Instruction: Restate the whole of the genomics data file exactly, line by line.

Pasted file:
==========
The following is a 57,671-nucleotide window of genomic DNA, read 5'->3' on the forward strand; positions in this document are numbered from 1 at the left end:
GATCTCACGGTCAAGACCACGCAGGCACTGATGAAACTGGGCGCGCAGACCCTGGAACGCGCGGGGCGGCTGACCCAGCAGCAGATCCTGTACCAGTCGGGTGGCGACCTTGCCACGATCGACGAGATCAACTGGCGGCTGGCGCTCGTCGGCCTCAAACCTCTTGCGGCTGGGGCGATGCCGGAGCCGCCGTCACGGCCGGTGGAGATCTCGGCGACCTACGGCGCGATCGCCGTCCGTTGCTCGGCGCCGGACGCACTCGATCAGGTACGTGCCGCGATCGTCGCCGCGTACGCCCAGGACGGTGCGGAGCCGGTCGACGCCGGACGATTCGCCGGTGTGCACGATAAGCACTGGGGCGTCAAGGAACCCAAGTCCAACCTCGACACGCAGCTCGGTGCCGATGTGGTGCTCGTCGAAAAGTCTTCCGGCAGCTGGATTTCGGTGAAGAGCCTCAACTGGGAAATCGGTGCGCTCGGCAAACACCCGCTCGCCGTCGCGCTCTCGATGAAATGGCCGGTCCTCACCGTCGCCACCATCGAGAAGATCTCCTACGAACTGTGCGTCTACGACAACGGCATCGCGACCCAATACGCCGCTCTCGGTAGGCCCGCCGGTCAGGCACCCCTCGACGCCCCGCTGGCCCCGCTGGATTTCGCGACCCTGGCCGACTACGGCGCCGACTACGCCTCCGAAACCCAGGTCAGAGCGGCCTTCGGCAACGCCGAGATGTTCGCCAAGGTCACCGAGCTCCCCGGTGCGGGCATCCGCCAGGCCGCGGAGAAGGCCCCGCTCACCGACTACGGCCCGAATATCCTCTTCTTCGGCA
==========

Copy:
The following is a 57,671-nucleotide window of genomic DNA, read 5'->3' on the forward strand; positions in this document are numbered from 1 at the left end:
GATCTCACGGTCAAGACCACGCAGGCACTGATGAAACTGGGCGCGCAGACCCTGGAACGCGCGGGGCGGCTGACCCAGCAGCAGATCCTGTACCAGTCGGGTGGCGACCTTGCCACGATCGACGAGATCAACTGGCGGCTGGCGCTCGTCGGCCTCAAACCTCTTGCGGCTGGGGCGATGCCGGAGCCGCCGTCACGGCCGGTGGAGATCTCGGCGACCTACGGCGCGATCGCCGTCCGTTGCTCGGCGCCGGACGCACTCGATCAGGTACGTGCCGCGATCGTCGCCGCGTACGCCCAGGACGGTGCGGAGCCGGTCGACGCCGGACGATTCGCCGGTGTGCACGATAAGCACTGGGGCGTCAAGGAACCCAAGTCCAACCTCGACACGCAGCTCGGTGCCGATGTGGTGCTCGTCGAAAAGTCTTCCGGCAGCTGGATTTCGGTGAAGAGCCTCAACTGGGAAATCGGTGCGCTCGGCAAACACCCGCTCGCCGTCGCGCTCTCGATGAAATGGCCGGTCCTCACCGTCGCCACCATCGAGAAGATCTCCTACGAACTGTGCGTCTACGACAACGGCATCGCGACCCAATACGCCGCTCTCGGTAGGCCCGCCGGTCAGGCACCCCTCGACGCCCCGCTGGCCCCGCTGGATTTCGCGACCCTGGCCGACTACGGCGCCGACTACGCCTCCGAAACCCAGGTCAGAGCGGCCTTCGGCAACGCCGAGATGTTCGCCAAGGTCACCGAGCTCCCCGGTGCGGGCATCCGCCAGGCCGCGGAGAAGGCCCCGCTCACCGACTACGGCCCGAATATCCTCTTCTTCGGCA